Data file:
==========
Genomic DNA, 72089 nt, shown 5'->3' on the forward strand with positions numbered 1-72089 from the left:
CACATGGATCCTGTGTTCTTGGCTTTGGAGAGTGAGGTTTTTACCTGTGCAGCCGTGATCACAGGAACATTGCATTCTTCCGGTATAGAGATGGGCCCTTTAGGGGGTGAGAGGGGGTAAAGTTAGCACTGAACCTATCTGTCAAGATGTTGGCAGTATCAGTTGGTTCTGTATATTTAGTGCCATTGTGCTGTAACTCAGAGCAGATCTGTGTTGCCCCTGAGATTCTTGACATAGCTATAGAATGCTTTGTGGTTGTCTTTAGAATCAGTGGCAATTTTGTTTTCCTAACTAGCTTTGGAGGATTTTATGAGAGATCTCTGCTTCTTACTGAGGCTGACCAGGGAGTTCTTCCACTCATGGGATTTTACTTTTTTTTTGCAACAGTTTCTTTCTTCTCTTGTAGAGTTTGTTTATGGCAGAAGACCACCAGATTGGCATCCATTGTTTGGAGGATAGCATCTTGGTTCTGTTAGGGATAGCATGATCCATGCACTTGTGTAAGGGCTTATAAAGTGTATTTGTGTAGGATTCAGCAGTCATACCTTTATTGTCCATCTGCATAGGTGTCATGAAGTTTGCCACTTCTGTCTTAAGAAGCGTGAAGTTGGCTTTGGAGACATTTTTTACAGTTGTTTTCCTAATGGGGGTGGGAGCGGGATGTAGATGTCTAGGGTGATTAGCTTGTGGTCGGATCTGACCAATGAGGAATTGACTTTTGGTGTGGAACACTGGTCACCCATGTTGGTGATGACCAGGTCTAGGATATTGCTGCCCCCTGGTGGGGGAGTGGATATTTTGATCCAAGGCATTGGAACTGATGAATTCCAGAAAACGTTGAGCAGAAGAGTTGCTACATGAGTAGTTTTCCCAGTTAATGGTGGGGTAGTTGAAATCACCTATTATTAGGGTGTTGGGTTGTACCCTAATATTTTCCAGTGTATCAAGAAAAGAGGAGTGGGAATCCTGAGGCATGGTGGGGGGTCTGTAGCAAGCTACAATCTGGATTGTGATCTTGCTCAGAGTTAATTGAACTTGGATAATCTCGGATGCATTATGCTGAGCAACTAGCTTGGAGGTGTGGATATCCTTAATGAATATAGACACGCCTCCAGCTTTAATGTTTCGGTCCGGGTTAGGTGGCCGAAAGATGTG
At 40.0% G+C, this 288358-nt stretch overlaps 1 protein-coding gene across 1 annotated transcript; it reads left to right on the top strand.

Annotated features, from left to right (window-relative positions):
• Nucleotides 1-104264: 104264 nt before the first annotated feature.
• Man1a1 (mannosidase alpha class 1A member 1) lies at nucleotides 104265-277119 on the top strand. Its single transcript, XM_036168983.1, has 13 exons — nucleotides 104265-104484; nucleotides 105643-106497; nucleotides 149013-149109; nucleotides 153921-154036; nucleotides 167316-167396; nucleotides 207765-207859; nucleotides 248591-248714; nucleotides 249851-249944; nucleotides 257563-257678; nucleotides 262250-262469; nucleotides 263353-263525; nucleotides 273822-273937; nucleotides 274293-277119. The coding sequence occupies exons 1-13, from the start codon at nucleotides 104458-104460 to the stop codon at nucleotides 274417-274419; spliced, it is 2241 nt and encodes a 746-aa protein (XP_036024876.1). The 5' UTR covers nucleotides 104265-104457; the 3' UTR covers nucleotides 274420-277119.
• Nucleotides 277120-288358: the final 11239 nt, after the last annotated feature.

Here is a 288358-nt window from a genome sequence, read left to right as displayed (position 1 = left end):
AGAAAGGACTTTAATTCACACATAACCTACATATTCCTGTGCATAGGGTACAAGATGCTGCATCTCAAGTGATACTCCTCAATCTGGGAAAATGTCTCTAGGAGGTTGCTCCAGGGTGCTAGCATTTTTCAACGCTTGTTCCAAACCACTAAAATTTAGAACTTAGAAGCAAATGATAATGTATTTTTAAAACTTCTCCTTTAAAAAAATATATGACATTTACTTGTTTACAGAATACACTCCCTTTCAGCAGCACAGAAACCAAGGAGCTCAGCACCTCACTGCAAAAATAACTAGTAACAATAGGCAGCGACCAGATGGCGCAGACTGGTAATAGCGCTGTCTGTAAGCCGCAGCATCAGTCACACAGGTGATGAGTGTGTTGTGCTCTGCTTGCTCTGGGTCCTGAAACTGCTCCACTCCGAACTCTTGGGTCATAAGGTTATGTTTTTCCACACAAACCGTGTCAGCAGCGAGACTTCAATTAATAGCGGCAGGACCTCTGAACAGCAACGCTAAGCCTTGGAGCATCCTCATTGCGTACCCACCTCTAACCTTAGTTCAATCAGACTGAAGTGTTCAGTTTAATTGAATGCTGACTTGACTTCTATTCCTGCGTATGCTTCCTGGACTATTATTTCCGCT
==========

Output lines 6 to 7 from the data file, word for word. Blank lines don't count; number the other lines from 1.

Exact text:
• Man1a1 (mannosidase alpha class 1A member 1) lies at nucleotides 104265-277119 on the top strand. Its single transcript, XM_036168983.1, has 13 exons — nucleotides 104265-104484; nucleotides 105643-106497; nucleotides 149013-149109; nucleotides 153921-154036; nucleotides 167316-167396; nucleotides 207765-207859; nucleotides 248591-248714; nucleotides 249851-249944; nucleotides 257563-257678; nucleotides 262250-262469; nucleotides 263353-263525; nucleotides 273822-273937; nucleotides 274293-277119. The coding sequence occupies exons 1-13, from the start codon at nucleotides 104458-104460 to the stop codon at nucleotides 274417-274419; spliced, it is 2241 nt and encodes a 746-aa protein (XP_036024876.1). The 5' UTR covers nucleotides 104265-104457; the 3' UTR covers nucleotides 274420-277119.
• Nucleotides 277120-288358: the final 11239 nt, after the last annotated feature.